lies women tellIt all started with the thong craze. That’s when I realized women my age were lying to each other with alarming regularity.

“Thongs are really comfortable once you get used to them,” one friend promised.

“Even a flabby ass looks great in a thong,” another said.

I had no intention of trying thong underwear until I saw them on sale in Costco. Six thongs for four dollars! I had to buy them.

First thing I learned: It’s a bad idea to wear a thong for the first time at a three-hour docu-drama.

“Quit squirming around,” my husband said during the previews. I could not get comfortable! Finally he whispered, “What’s wrong with you?”

“I think I have my thong on backwards.”

I checked. It was on properly. Anyone who claims thongs are comfortable is flat out lying.

We lie, I think, to minimize the pain we inflict on our own bodies.

“Spanx are totally comfortable,” a woman with a pinched voice claimed.

“Stilettos don’t hurt your feet at all if you wear them around the house first, with Vaseline on your toes and heavy sweat socks overtop,” a friend said with bags of frozen spinach balanced on her swollen insteps.

Pain never stops women. Take, for example, the hair removing process known as threading. “You’ve got to try it,” my friend insisted as we walked in the mall. “It’s how ancient Egyptians removed body hair.” I immediately conjured an image of Elizabeth Taylor as Cleopatra with those perfectly shaped eyebrows.

The threading kiosk was stationed in the middle of the food court just across from Cinnabon. I watched as the technician wound a short strand of thread through her own fingers and then rubbed it over the forehead of a woman stretched on the table with her legs jutting like those of the Wicked Witch trapped under the house.

“It captures the hairs by the roots, so it grows back slower,” my friend whispered. Suddenly she was an expert on ancient Egyptian grooming techniques. “It hardly hurts at all.”

The legs bounced. “It looks as painless as electro-convulsive therapy,” I noted, walking away. “Not all ancient practices should be resurrected. Like trepanation. It’s said to cure headaches, lethargy and memory loss. But would you let someone drill holes in your skull?”

“Now you’re just being ridiculous,” she said.

If anything is ridiculous, it’s the much-touted Brazilian bikini wax. The Brazilian, as it’s called socially, is a modern torture that entails removing nearly all the pubic hair. What cannot be removed by swaths of hot wax is meticulously yanked, one by one, with tweezers and a magnifying glass. Only a decorative patch of hair remains at front. One can choose the shape and design of this neatly trimmed acreage. Popular templates include the triangle pointing down, the landing strip, the whimsical heart or an arrow for those with poor sensory navigation.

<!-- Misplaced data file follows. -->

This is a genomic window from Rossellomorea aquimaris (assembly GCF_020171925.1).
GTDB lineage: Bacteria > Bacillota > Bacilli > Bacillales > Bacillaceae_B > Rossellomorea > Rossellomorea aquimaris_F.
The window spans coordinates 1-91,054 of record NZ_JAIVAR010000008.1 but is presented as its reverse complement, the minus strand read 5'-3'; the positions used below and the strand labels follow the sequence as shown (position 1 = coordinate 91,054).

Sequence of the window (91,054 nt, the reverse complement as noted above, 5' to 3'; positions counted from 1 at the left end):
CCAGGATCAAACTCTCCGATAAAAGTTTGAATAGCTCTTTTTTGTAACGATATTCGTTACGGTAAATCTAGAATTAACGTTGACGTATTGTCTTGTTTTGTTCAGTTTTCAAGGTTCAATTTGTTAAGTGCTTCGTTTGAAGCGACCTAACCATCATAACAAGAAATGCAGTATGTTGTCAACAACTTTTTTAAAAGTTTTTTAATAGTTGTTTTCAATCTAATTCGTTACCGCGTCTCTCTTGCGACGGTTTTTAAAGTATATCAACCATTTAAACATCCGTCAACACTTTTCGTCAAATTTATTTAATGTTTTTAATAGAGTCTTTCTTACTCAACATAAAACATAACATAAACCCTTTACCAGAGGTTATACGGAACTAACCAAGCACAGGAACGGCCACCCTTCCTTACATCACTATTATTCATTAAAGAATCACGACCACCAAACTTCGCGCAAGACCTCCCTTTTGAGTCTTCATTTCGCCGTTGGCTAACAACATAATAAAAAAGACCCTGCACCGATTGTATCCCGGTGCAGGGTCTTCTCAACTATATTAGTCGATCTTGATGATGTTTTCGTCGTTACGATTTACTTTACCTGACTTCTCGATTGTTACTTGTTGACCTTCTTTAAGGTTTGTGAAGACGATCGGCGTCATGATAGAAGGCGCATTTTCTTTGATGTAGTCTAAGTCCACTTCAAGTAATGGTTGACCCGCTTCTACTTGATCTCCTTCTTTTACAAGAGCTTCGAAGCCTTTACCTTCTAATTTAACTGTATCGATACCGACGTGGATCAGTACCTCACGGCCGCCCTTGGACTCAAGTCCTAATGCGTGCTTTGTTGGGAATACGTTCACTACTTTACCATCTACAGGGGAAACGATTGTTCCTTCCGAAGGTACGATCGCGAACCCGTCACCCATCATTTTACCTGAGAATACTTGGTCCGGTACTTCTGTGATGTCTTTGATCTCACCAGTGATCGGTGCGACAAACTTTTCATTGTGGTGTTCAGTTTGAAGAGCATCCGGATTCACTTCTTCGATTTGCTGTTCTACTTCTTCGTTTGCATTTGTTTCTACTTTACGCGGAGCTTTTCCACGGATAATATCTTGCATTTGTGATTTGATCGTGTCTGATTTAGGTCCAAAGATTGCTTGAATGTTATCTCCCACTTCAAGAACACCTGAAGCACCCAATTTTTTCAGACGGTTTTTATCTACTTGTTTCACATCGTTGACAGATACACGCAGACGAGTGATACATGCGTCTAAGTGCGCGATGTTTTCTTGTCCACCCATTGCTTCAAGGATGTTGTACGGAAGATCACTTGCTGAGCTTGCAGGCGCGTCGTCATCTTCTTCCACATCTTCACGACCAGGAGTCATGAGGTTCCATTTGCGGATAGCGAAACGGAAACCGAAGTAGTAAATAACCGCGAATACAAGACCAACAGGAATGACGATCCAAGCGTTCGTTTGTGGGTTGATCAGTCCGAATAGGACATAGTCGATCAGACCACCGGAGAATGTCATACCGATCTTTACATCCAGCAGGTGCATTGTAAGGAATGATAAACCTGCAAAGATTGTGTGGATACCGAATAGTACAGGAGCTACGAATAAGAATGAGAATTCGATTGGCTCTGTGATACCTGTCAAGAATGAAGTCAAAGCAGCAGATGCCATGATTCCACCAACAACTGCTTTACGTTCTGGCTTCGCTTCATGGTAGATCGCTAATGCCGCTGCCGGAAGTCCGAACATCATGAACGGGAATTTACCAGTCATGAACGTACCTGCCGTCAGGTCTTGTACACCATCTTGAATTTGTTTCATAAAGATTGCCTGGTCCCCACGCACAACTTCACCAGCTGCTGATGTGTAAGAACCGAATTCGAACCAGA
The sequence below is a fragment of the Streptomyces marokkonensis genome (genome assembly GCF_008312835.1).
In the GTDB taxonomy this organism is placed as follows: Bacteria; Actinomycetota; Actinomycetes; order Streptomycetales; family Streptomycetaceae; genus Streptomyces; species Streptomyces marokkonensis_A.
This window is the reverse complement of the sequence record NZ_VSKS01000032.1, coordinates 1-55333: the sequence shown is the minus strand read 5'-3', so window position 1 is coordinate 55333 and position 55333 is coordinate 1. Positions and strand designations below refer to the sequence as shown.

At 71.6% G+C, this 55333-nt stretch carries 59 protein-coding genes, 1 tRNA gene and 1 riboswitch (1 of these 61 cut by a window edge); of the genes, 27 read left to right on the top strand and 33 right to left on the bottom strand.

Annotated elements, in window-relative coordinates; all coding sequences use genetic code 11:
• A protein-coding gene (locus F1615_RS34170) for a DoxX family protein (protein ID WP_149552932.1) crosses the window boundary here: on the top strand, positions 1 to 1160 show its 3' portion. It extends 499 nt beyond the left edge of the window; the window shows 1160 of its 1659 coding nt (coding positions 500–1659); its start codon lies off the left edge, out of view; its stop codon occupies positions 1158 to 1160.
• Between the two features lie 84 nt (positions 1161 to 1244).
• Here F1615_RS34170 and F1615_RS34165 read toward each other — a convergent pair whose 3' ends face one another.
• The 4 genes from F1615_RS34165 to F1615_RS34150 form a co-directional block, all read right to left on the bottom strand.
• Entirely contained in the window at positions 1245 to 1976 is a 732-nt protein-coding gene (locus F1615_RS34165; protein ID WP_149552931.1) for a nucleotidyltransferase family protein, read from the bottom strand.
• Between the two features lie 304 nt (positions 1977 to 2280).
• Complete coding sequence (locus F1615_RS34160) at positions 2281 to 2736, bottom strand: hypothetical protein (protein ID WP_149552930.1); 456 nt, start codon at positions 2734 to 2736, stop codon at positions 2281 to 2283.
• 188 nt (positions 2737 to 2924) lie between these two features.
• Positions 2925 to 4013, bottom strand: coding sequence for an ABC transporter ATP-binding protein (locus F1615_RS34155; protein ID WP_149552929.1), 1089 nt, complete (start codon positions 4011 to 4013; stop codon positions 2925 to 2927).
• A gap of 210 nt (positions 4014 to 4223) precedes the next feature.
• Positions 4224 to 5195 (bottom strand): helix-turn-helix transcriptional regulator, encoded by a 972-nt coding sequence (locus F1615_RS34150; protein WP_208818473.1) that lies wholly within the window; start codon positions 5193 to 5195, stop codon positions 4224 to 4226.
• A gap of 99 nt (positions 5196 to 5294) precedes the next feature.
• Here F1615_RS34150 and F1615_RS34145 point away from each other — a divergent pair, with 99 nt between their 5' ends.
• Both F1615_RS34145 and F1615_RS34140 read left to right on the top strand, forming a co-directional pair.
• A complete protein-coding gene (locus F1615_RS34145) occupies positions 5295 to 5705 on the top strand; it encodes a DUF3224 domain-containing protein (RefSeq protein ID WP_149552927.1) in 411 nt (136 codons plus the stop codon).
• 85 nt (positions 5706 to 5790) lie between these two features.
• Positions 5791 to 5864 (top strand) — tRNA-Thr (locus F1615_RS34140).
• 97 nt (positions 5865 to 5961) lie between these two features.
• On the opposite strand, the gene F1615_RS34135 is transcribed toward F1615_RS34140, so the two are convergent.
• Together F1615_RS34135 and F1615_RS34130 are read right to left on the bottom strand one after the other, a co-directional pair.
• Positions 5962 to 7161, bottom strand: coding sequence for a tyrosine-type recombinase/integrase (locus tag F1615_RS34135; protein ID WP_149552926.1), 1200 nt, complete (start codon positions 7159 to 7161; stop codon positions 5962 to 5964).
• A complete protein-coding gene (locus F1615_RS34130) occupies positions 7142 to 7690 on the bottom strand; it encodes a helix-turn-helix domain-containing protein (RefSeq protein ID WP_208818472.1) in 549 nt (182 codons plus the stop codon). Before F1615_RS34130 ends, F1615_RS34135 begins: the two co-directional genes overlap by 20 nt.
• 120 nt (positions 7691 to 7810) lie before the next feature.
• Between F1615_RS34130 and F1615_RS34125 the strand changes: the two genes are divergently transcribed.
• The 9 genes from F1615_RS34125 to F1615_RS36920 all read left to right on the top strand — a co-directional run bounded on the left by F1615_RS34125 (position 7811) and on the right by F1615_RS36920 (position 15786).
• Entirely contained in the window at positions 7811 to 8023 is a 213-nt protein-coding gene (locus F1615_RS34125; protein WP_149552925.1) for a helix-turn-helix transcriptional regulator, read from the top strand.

“You have to get a Brazilian,” my friend said during yoga class. “It will make you feel supple.”

“You do it once a month,” another friend explained, “and if you’re lucky, you won’t break out completely like I did.”

“It’s totally worth the pain.” Oh sure, I’d heard that one before.

I announced my unsolicited decision one night with no preamble at all. “I’m NOT getting a Brazilian.”

My husband did not look up from his tablet.

“I already have too much personal maintenance,” I rambled on. “I have no interest in exposing my genitals to the open air.”

His head popped up. I had his attention. “What are we talking about?”

“Brazilian bikini waxing. It’s when they rip all the hair off, leaving you naked as a baby.”

His eyes began to glow.

Hours of intense Internet research had unearthed a photograph which I’d downloaded and printed for this very moment. I held it out to him like a sacred offering. “This is what it looks like afterwards,” I said.

“Hmmm.” He turned the photo this way and that.

I plopped into a chair opposite him, armed with a sure challenge: “There’s a New Year’s special at the waxing salon. Two for one.”

He looked at the picture again.

“What do you think? How does that look now?”

He dropped the photo on the table. “It looks like she needs grout.”

What’s next, I wonder? Foot binding? I can hear the lying already: “It barely hurts at all.”

Lisa K. Friedman is a writer and essayist living in Washington, DC. Her essays appear in the New York Times and other publications. She is the author of Cruise to Retribution, and Nothing to Lose. You can follow her on her Tumblr, or on Twitter or Facebook.

Lies We Tell: Thongs, Spanx, Stilettos and Brazilians was last modified: by

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